Finding the right words to describe how anxiety impacts you can feel intimidating. Asserting your needs in any relationship can feel daunting, but even more so when communicating such a personal experience. This article includes ways to talk to your partner about your anxiety, but these tips can also be applied to any trusted person in your life.
Connect to why you want to share
Why do you want to talk to your partner about your anxiety? Is it because you trust them and want them to have a deeper understanding of you? Is it because you feel like your partner doesn’t get it and you want to help them understand? Do you want to include your partner in helping you de-escalate your anxiety or panic? Has anything recently occurred in the relationship that has led to you feeling that it would help for your partner to know more about your anxiety experience?
Take time to reflect on where your motivation is coming from. The emotion of your motivation can permeate and impact the conversation. For example, if you are feeling angry that your partner minimized a recent anxiety response and now you want to set them straight. The anger can (and likely will!) be present in the conversation which could act as a barrier, keeping you from fully expressing how anxiety impacts you and your desire to be supported by your partner. It is valid to feel angry or frustrated that your partner does not seem to empathize with or understand your anxiety, and it is valid to want to express this to your partner so that it does not continue. Be mindful of whether you are coming from a stance of shaming your partner for not understanding or a stance of informative inclusion.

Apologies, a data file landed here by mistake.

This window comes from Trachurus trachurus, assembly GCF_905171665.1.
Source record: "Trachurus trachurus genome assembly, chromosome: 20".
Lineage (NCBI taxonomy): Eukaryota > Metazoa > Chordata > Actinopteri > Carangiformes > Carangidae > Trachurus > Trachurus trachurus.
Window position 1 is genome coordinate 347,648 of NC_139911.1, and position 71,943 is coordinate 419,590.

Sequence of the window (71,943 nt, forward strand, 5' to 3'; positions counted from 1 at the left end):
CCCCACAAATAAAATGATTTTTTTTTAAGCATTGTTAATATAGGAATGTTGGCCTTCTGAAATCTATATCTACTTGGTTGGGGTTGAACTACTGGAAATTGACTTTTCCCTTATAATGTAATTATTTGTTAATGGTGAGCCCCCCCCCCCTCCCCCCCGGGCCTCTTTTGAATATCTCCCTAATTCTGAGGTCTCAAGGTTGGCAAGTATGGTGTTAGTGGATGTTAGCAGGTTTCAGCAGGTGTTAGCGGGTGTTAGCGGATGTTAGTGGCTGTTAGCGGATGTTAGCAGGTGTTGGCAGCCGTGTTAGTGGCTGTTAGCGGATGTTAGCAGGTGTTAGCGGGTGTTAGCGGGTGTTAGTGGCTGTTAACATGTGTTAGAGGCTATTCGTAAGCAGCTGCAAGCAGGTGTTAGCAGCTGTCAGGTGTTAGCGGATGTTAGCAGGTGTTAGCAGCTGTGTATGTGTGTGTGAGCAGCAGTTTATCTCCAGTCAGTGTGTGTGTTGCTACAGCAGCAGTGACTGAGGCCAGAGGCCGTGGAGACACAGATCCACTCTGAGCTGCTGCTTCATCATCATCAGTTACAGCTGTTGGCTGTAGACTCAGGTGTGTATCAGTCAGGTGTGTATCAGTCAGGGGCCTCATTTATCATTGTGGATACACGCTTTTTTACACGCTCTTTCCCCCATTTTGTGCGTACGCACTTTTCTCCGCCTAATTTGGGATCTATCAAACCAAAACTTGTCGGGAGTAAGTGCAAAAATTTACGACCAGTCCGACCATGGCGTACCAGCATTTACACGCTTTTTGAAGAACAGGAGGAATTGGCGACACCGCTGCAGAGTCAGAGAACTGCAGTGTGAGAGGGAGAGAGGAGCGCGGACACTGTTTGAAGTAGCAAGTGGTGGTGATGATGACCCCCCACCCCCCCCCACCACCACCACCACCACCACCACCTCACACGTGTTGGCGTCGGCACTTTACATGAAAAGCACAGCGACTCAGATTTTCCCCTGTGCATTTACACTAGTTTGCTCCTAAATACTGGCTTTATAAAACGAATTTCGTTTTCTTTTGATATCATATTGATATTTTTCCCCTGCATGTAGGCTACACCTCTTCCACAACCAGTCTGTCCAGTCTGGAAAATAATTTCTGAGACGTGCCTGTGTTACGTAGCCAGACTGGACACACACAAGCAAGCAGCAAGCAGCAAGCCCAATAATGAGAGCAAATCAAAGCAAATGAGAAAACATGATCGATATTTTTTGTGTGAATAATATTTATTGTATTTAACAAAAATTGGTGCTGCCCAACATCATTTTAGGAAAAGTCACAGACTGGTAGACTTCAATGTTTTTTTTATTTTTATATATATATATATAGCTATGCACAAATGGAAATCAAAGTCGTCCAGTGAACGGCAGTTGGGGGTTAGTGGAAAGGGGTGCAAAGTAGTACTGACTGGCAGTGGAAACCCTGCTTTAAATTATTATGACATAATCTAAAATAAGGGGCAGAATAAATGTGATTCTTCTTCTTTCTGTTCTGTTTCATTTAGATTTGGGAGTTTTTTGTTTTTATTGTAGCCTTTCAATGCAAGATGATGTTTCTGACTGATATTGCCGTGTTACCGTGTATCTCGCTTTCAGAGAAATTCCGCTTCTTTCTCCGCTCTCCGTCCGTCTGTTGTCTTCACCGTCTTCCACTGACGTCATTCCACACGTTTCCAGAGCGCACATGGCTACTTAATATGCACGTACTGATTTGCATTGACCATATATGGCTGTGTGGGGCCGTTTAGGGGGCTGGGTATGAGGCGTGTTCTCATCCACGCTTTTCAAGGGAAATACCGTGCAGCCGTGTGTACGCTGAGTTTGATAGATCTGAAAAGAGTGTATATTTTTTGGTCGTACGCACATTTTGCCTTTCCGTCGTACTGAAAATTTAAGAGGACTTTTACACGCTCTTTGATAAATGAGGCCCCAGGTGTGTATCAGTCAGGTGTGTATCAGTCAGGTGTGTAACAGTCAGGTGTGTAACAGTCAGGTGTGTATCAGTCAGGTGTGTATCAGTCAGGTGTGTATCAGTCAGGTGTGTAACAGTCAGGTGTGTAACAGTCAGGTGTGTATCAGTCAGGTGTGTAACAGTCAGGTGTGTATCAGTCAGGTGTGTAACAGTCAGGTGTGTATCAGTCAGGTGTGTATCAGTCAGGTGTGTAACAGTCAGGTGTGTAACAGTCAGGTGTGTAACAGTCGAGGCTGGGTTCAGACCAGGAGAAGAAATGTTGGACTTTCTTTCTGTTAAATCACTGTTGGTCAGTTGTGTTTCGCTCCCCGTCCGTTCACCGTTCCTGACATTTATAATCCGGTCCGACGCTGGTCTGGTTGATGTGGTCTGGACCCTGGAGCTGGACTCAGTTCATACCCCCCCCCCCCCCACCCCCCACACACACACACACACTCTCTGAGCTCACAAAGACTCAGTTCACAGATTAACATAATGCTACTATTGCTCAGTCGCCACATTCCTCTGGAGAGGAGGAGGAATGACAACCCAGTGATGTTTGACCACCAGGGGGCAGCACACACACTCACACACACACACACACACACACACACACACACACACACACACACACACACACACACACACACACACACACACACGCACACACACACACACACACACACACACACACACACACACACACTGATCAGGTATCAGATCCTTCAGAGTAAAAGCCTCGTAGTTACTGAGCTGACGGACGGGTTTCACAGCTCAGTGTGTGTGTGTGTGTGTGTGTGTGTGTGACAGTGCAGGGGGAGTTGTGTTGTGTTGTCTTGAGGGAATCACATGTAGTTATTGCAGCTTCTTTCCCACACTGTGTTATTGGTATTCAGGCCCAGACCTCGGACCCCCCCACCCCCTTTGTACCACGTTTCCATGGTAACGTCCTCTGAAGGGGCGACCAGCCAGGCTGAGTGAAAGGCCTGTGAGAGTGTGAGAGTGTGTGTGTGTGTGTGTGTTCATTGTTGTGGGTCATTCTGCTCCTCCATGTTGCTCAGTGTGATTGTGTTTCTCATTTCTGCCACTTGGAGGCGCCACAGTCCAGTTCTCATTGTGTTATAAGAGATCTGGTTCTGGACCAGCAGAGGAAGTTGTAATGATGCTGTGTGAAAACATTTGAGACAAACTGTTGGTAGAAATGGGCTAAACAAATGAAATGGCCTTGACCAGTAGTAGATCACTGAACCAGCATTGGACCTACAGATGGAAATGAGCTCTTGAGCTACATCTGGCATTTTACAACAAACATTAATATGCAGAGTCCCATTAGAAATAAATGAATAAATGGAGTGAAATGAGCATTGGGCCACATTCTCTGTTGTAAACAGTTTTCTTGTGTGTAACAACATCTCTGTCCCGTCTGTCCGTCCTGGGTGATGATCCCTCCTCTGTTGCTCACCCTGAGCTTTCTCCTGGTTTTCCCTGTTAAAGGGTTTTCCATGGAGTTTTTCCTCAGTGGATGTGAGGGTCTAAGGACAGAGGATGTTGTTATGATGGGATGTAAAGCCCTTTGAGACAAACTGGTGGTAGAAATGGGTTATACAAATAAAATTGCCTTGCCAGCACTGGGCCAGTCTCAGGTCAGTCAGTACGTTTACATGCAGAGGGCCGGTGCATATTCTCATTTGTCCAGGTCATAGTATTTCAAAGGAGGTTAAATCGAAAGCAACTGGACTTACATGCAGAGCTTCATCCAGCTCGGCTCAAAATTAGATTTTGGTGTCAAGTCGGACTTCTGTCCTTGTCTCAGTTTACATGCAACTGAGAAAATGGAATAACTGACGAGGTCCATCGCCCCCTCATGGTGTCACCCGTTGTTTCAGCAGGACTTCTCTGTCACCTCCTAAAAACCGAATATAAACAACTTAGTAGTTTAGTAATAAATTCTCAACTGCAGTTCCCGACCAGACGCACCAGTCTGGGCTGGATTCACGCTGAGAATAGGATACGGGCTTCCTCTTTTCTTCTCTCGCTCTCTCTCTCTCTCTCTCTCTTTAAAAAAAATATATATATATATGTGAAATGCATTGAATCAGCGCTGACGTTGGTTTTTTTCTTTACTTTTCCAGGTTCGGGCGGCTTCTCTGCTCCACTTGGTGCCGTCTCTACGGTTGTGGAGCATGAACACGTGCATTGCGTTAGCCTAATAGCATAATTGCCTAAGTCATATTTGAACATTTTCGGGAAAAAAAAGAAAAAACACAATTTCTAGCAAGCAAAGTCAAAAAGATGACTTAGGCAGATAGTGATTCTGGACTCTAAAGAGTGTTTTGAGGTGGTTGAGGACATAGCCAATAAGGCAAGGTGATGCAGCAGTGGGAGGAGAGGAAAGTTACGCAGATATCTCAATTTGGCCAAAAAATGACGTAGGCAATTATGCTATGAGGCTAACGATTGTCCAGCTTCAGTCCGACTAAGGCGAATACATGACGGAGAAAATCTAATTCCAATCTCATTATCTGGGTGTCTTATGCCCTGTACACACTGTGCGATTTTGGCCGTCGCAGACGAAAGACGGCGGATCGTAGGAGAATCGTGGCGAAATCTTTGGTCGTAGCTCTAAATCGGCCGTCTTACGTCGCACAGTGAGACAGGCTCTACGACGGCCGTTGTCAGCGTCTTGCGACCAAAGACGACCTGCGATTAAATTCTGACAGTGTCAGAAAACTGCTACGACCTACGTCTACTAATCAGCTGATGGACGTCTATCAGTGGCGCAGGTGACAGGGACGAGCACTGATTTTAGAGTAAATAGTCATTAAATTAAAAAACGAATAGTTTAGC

Connecting to your “why” can act as a guide in the conversation. It can also be a great way to start the conversation by communicating to your partner that this is something important that you want to discuss.
Example: “I want to tell you about when I get anxious so that you can understand what it’s like for me. It is really important to me that you try to understand where I’m coming from, even if it is something you’ve never experienced yourself.”
Reflect on the “what”
What is your experience?
The thought of trying to explain something very personal can be overwhelming. Before we can include someone in our journey, we need to have a sense of where we have been. Before you talk to your partner about your anxiety, take time to reflect upon your anxiety journey to this point.
Journaling is a great way to begin putting words to your experience. These exercises are helpful for you to reflect on your anxiety and identify what parts of your journey you want to share with your partner. There are many ways you can start this process. You can begin by noting common triggers for your anxiety, internal signs of anxiety (palpitations, shortness of breath, critical self-talk), external anxiety signs (irritation, tearfulness, difficulty sleeping, avoiding others), and helpful coping skills. You can do this through stream-of-consciousness journaling, or more visually, such as with a bullet journal or thought map.